Saturday, June 19, 2010

Tax carbon, or it will keep taxing us

When will we take our addiction seriously?

Far more serious than America's fiscal deficit / debt is our ecological deficit- the garbage we are spewing into the oceans and air. While in this blog I enjoy taking potshots at religion as our clearest and most outrageous example of cultural self-delusion, and have spent some effort on the delusions of the deficit terrorists and conservative economists generally, and also love to post updates on biology that interests me, none of those issues compare in importance with that of evironmental sustainability.

While the BP blowout sends perhaps one to two million gallons (or ~4,000 tons) of oil into the ocean daily, humanity is sending roughly 30 million tons of CO2 into the oceans daily by way of the atmosphere. Day in, day out, with no end in sight. This pollution may be invisible and less drama-turgic than an oil slick, but it is creating far-reaching and ever-mounting problems for everyone in the biosphere. And that means us, too! Al Gore has told us all about it, But out of sight, out of mind, and why deal today with what can be put off till tomorrow?

Washington's ditherfest on this issue reflects the general apathy of the country, (in addition to large dollops of corruption), which feeds off dramatic events like an oil spill, while finding it hard to attend to deeper and longer-term issues, especially those with economic commons characteristics, prone to pseudoscientific obfuscation, or hard to see directly. In short, it takes moral fiber to face up to the many ills of our carbon addiction:

1. Climate change, with disruptions to Earth's climate not seen for tens of millions of years. Do we have a duty of love and care to our fellow-travelers on planet earth? Should we give future generations of humans a degraded biosphere? Beyond the carbon cycle, we are also upsetting the nitrogen cycle with huge amounts of fertilizers, being responsible now for most fixed nitrogen on the planet. We are laying waste to whole ecosystems in slow motion. Will we take responsibility?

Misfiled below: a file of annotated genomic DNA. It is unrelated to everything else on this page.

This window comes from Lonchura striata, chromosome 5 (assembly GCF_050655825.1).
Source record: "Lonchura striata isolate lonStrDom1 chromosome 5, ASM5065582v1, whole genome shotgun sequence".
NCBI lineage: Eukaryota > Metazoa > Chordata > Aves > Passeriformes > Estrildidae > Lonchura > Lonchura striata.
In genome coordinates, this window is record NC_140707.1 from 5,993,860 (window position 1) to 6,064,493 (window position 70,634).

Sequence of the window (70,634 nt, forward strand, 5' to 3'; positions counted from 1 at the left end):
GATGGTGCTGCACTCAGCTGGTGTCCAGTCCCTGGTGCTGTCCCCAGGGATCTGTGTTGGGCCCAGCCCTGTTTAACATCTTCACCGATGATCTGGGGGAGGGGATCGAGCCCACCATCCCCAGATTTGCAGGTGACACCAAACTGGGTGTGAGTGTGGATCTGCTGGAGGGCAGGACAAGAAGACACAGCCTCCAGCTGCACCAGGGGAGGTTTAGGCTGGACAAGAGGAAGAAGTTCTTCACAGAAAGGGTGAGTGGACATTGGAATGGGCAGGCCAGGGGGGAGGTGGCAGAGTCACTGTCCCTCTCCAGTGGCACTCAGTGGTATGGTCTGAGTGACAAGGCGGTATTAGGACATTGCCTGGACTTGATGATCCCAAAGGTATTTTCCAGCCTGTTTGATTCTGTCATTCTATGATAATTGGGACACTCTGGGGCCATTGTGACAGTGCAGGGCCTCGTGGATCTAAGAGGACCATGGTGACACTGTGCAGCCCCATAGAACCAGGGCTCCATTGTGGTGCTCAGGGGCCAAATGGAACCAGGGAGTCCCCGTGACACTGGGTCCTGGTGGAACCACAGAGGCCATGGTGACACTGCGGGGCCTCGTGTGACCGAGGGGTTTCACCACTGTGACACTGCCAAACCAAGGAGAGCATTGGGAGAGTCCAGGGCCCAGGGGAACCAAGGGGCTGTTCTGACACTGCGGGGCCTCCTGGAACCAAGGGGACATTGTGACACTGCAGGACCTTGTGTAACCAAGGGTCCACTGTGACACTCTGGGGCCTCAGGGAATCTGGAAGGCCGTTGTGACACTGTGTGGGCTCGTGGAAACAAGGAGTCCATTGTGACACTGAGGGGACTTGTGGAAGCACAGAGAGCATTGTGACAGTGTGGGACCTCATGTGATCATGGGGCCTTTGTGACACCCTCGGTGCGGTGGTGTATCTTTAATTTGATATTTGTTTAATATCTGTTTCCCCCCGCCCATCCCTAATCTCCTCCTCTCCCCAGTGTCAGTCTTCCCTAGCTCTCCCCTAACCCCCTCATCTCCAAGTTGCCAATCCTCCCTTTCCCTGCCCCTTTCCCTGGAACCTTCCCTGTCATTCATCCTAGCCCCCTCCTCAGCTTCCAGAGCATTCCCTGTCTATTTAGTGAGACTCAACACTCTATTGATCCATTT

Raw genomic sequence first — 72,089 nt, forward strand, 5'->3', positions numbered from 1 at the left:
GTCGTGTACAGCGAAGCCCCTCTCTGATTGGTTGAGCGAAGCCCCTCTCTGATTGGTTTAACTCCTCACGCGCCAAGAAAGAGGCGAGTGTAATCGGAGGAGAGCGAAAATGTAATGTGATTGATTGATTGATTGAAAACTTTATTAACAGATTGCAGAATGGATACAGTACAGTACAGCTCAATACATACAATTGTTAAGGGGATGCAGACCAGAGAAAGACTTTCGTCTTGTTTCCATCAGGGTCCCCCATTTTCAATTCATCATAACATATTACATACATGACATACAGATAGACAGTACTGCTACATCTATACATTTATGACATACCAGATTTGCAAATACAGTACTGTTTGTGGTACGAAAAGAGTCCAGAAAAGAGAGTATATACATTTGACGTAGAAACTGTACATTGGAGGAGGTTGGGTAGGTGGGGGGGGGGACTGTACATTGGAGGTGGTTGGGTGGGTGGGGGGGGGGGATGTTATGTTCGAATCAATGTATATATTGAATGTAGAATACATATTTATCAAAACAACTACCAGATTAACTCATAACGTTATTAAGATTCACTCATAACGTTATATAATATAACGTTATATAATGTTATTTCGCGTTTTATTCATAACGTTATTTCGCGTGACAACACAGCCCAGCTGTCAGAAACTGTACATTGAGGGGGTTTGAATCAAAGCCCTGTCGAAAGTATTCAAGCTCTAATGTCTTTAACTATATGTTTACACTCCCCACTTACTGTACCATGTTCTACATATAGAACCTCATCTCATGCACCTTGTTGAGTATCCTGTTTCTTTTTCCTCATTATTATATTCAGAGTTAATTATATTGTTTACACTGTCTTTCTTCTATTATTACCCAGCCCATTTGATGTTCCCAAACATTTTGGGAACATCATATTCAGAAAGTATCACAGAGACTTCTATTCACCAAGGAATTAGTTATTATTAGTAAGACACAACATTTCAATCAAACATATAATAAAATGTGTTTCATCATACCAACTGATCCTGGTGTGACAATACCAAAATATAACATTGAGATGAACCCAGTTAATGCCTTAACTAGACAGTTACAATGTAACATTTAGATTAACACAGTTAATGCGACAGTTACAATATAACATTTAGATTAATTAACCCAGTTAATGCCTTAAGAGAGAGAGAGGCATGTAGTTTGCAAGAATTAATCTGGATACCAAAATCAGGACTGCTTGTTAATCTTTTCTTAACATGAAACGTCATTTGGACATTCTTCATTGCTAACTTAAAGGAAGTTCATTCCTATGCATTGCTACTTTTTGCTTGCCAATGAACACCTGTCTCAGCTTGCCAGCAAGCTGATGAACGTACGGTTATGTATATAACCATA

2. Pollution- coal pollution kills 24,000 people in the US, along with countless other health and environmental problems. We are scrubbing some acid from some power plant flues, but there are numerous problems with the remaining pollutants, including continuing acid rain. Mining coal rapes some of America's finest wild country, not to mention its danger to miners. Coal-fired pollution from China is starting to drift clear across the Pacific to us in California. Oil drilling isn't risk-free or clean either- nor is gas drilling. A carbon tax would cleanly target the most polluting fuels with the highest penalties, and would hopefully eliminate the scourge of coal use entirely here in the US.

3. Strategically, we accumulate endless problems incurring trade deficits to send money to Iran, Saudi Arabia, Venezuela, and the other petro-countries for their oil. We get poorer, and they incur the notorious "resource curse" that impedes governance and human development. We import about 1.2 million tons of petroleum per day, costing roughly $700 million per day. The external costs of this in military responsibilities throughout the Middle East and beyond, combined with foregone policy choices in places like Nigeria and Saudi Arabia due to our economic dependence, are incalculable. Our position is reminiscent of Rome's, dependent on Egypt and North Africa for its life-line of grain. That didn't turn out well, either.